Humatics has secured $30 million in Series B funding to scale its sub-millimeter Milo Microlocation System and increase its footprint in the transit industry with its proprietary Rail Navigation System, among other investments, company leadership announced today.

Blackhorn Ventures led the funding round, with Tenfore Holdings, Fontinalis Partners, Airbus Ventures, Lockheed Martin Ventures, and Presidio Ventures following suit. The $30 million infusion grows the company’s funding by a third, bringing its total raised to over $80 million.

David Mindell, CEO Humatics

David Mindell, CEO Humatics

“This visionary $30 million investment will help bring Humatics microlocation technology to scale across the globe” said David Mindell, CEO of Humatics. “Microlocation technology is useful especially now, as we try to keep each other safe by providing space and keeping people and goods moving. We are grateful to Blackhorn and our other investors for sharing that vision.”

“We’re excited to lead the Series B round and invest in the Humatics team,” said Trevor Zimmerman, managing partner of Blackhorn Ventures. “Humatics’ focus on developing location and navigation technology for the transit space and millimeter scale precise positioning technology for manufacturing, logistics, construction and medical unlocks unprecedented collaboration between humans, machines and infrastructure. We look forward to working with the Humatics team to leverage the tremendous success they’ve had with their Rail Navigation System and Microlocation System.”

Humatics proprietary Milo Microlocation System has broad uses across the manufacturing, logistics, industrial equipment, healthcare and construction spaces, helping to identify with millimeter precision where objects are in relation to each other, facilitating seamless collaboration between people, machines, robots and infrastructure. In manufacturing, the technology improves the speed and accuracy of autonomous lineside delivery, making it possible for lineside workers to take on other high-value tasks, and to facilitate tool endpoint tracking for faster, and better-quality assembly procedures. For other markets such as healthcare, construction, and security, Humatics envisions this technology fundamentally transforming how we conduct surgeries, manage secure spaces and utilize construction tools to make sure everything goes according to plan.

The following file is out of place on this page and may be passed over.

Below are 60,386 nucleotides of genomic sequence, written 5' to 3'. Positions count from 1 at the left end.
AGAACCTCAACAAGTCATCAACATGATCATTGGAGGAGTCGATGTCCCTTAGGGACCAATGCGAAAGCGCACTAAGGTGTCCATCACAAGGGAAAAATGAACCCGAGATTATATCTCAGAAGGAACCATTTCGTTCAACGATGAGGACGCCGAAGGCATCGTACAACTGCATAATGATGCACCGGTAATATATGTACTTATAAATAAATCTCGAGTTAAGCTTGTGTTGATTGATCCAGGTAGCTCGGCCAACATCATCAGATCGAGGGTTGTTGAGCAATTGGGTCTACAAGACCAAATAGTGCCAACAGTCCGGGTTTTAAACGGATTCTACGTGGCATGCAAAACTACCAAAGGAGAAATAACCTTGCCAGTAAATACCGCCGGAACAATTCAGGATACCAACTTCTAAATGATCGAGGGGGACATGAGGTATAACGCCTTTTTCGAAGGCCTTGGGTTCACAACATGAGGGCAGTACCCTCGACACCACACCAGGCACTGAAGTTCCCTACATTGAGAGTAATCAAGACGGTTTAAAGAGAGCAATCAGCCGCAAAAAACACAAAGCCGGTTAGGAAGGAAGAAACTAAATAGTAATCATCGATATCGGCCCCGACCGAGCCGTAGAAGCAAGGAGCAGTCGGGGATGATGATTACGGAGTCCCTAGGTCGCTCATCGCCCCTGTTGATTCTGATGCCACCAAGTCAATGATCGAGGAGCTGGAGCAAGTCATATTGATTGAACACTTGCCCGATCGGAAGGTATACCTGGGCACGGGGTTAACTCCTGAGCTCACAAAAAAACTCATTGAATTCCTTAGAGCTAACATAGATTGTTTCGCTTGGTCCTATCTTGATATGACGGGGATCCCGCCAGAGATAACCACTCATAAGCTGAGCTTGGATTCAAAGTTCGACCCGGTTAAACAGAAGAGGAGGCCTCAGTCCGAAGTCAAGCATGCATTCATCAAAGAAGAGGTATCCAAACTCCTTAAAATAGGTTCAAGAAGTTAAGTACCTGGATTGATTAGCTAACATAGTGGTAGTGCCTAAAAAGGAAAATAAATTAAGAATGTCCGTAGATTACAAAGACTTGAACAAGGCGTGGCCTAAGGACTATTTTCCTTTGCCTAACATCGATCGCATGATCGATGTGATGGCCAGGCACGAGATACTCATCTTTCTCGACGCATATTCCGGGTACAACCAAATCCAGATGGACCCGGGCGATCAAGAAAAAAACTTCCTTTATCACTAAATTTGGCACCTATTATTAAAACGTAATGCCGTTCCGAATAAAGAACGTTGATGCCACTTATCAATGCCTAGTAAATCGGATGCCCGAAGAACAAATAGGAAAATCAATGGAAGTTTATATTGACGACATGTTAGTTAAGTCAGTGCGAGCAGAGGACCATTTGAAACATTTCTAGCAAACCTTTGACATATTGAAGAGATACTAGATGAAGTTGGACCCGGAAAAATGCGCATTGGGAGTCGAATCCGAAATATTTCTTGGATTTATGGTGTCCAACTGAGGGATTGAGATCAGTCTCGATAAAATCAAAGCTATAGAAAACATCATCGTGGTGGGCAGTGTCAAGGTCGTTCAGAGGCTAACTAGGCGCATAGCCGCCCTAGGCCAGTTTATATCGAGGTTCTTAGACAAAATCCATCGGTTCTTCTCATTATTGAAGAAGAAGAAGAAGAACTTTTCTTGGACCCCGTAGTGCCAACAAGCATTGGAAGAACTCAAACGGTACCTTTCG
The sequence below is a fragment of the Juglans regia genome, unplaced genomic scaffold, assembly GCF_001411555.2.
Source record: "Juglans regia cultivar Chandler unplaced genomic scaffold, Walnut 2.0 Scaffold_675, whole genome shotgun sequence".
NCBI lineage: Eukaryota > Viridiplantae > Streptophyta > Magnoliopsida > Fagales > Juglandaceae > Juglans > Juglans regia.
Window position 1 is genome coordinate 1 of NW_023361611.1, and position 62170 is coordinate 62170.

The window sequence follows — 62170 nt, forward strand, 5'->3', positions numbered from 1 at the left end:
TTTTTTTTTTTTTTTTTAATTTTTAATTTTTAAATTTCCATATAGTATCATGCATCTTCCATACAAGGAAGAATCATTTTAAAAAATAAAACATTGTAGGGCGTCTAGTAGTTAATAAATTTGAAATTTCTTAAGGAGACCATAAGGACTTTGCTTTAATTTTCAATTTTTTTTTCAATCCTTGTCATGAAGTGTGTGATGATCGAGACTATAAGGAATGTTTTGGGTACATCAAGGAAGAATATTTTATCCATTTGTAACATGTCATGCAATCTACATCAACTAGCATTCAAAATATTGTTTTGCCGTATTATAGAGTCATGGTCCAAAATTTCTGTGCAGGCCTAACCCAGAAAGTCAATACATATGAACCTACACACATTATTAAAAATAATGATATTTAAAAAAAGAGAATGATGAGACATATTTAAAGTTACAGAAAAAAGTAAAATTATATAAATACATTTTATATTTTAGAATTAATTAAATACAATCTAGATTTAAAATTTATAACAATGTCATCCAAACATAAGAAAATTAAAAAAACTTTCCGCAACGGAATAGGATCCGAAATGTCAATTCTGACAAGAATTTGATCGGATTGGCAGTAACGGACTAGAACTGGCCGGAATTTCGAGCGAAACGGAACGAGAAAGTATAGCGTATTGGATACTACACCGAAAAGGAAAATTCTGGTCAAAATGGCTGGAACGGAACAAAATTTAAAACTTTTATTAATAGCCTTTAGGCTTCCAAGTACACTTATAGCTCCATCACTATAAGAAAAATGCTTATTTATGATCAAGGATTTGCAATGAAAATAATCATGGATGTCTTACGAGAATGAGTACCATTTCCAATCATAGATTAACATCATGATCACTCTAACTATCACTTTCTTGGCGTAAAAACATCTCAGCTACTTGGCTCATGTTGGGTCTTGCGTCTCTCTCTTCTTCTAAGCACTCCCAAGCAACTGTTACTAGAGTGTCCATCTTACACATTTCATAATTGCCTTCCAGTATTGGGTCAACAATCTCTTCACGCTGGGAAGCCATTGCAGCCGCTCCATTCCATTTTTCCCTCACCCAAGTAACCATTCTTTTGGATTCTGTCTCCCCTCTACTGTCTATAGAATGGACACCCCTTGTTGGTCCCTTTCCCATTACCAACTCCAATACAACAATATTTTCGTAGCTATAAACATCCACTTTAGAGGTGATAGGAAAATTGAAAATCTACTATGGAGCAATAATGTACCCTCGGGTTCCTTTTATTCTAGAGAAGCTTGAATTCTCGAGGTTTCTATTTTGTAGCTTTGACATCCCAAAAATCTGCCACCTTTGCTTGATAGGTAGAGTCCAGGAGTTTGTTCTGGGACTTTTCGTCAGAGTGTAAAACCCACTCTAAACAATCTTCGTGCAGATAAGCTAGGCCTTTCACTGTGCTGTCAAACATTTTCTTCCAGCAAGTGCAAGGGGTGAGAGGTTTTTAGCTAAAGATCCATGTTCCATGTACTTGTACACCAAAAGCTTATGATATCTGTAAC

Humatics uses UWB, IMU and offers integration with additional sensors for additional safety, and robustness.

Humatics uses UWB, IMU and offers integration with additional sensors for additional safety, and robustness.

In transportation, Humatics Rail Navigation System improves transit vehicle navigation and positioning which helps trains run closer together, speeding up throughput and improving safety in some of the nation’s busiest urban environments. These upgrades are proving critical as transit systems recover from Covid-19 slowdowns.

Humatics recently completed a successful pilot project to install its ultra-wideband technology on 5.5 miles of track in New York City’s subway system. The pilot showcased the technology’s durability, ease of installation, and potential to speed train throughput in one of the busiest transportation networks on the globe. For more information on Humatics’ work on the MTA UWB Pilot, see here.

The company also aims to expand its transportation footprint beyond New York City– helping large- and mid-market transportation systems across the United States and globally upgrade their signaling systems for quicker throughput, improved environmental durability, and reduced maintenance times.

Why it matters: Humatics Round B funding drew in investors well known within the aerospace industry including Airbus Ventures and Lockheed Martin Ventures. The technology, while being demonstrated in rail technology, offers opportunities to provide incredible opportunities within the aerial mobility space. With Humatics micro-location system, eVTOL vehicles will be able to operate in greater densities and navigate around surrounding hazards. Look for companies like Humatics to be at the center of the aerial mobility navigation conversation.

Posted by Ross Piscoran

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